Think about how useful a pothole warning system in your car might be. We’ve all felt that sickening thump on hitting a pothole. The first thought is frequently whether the wheel is still attached to the car, let alone how damaged. And with cold weather giving way to warmer temperatures, now is the time potholes begin to appear on winter-ravaged roads. But a new virtual map could make hitting potholes a thing of the past.
The idea is that the pothole warning system would rely on information supplied by drivers, crowd sourcing as it’s called. It’s similar in principle to the live traffic conditions displayed by many sat nav systems. This data would be displayed in real time on our in-car screens, giving users a virtual map of where the worst potholes are and warning when there is a particularly nasty hole in the road ahead.
The idea is from car maker Ford and it would work in conjunction with the company’s existing technology. On some Ford Mondeo, Galaxy and S-MAX models, a system known as Pothole Mitigation employs sensors to detect when the wheel has dropped into a pothole. The car’s on-board computer then adjusts the suspension in milliseconds to try to reduce the amount of damage caused.
How the pothole warning system works
The virtual pothole system would use cameras and more sensors to map where the potholes are. Each car would have its own modem which would enable pothole details to be uploaded to an online database. All cars using the system would then display that information.
Uwe Hoffmann, a research engineer for Ford, said: “A virtual pothole map could highlight a new pothole the minute it appears and almost immediately warn other drivers that there is a hazard ahead. Our cars already feature sensors that detect potholes and now we are looking at taking this to the next level.”
In the UK, a pothole damage claim is received by local authorities every 17 minutes. The average claim comes to £432. According to pressure group the Asphalt Industry Alliance (AIA), it would cost £11.8bn to bring every road in the UK up to scratch. By 2019, that figure will have risen to £14bn, which the Local Government Association (LGA) claims is more than three times the entire roads and transport budget of local authorities in Britain.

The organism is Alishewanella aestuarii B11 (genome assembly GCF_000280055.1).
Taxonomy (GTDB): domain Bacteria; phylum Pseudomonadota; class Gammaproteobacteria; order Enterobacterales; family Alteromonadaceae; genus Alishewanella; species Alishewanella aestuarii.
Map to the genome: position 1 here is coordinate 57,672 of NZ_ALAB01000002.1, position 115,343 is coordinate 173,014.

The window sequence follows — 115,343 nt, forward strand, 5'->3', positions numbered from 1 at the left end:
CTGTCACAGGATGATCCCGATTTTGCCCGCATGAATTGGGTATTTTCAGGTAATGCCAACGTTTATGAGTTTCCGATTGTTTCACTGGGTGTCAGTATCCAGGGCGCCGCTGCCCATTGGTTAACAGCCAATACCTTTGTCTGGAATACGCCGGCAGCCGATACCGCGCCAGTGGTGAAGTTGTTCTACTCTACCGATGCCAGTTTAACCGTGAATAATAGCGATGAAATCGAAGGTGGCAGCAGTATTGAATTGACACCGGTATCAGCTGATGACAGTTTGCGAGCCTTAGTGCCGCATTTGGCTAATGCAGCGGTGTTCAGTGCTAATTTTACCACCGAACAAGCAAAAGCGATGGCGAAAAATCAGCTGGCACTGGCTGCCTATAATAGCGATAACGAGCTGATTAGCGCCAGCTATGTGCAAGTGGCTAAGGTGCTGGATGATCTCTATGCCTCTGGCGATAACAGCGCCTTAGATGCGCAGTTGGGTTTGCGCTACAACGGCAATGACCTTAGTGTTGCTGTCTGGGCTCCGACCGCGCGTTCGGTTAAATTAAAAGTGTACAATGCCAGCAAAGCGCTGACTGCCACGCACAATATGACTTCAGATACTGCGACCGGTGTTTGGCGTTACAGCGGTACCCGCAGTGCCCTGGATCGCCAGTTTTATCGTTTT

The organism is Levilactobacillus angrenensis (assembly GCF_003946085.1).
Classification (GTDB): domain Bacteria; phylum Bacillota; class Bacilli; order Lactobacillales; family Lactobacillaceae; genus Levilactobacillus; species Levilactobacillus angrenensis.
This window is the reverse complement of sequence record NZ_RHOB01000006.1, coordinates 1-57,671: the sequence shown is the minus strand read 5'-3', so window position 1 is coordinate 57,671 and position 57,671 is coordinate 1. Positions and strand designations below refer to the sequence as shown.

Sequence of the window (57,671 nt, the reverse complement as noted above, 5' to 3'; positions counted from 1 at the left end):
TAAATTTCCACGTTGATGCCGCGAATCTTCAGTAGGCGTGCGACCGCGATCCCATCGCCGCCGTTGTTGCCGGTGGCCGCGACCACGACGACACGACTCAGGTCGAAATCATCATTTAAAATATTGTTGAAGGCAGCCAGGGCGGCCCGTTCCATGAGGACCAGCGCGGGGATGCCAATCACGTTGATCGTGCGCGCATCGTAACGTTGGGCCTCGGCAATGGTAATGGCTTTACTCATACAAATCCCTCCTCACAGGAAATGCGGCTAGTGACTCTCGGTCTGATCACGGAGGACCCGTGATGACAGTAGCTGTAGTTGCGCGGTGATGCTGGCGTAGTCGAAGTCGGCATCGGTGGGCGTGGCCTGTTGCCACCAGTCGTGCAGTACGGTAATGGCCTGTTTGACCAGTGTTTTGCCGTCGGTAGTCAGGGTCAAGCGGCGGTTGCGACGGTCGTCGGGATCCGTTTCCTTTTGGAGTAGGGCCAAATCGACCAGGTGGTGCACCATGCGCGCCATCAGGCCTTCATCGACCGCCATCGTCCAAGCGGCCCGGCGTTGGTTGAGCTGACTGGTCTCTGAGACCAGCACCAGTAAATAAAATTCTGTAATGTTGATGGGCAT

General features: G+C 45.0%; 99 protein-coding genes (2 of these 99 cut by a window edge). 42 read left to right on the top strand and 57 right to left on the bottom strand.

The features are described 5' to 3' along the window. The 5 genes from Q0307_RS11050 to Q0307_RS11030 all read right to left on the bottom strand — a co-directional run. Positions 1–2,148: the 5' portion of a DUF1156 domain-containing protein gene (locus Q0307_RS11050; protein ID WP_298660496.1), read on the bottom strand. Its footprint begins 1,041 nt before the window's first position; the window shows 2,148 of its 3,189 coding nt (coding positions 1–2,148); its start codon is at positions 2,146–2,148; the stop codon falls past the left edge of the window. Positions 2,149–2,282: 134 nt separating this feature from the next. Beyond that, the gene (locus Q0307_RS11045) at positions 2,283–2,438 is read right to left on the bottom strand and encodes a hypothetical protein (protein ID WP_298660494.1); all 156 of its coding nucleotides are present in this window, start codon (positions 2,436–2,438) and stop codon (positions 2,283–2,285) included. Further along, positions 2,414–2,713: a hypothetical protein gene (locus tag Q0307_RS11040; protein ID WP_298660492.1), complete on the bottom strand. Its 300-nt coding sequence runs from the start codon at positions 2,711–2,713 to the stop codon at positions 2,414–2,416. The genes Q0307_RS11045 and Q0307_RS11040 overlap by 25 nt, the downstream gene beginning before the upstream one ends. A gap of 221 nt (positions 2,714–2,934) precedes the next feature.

£13.5m in driver compensation
The AIA says councils spent £118.4m filling around two million potholes in 2015. It also claims £13.5m was spent in compensation to drivers whose cars were damaged by potholes. The time it would take to repair all the country’s potholes has escalated from 10.9 years in 2006 to 14 years in 2016. Currently the average local authority in the UK would have to spend £69m to make its roads good, the LGA claims.
Although Britain is frequently called the pothole capital of Europe, the rest of the EU is almost as bad. According to Ford’s data, in 2011 there were 20 million potholes reported in Europe. However, only half of them were filled, at a cost of more than £1 billion. Ford is hoping its pothole warning system could prevent drivers damaging their cars. That will cut the number of claims to local authorities and mean drivers spend less time getting their cars fixed.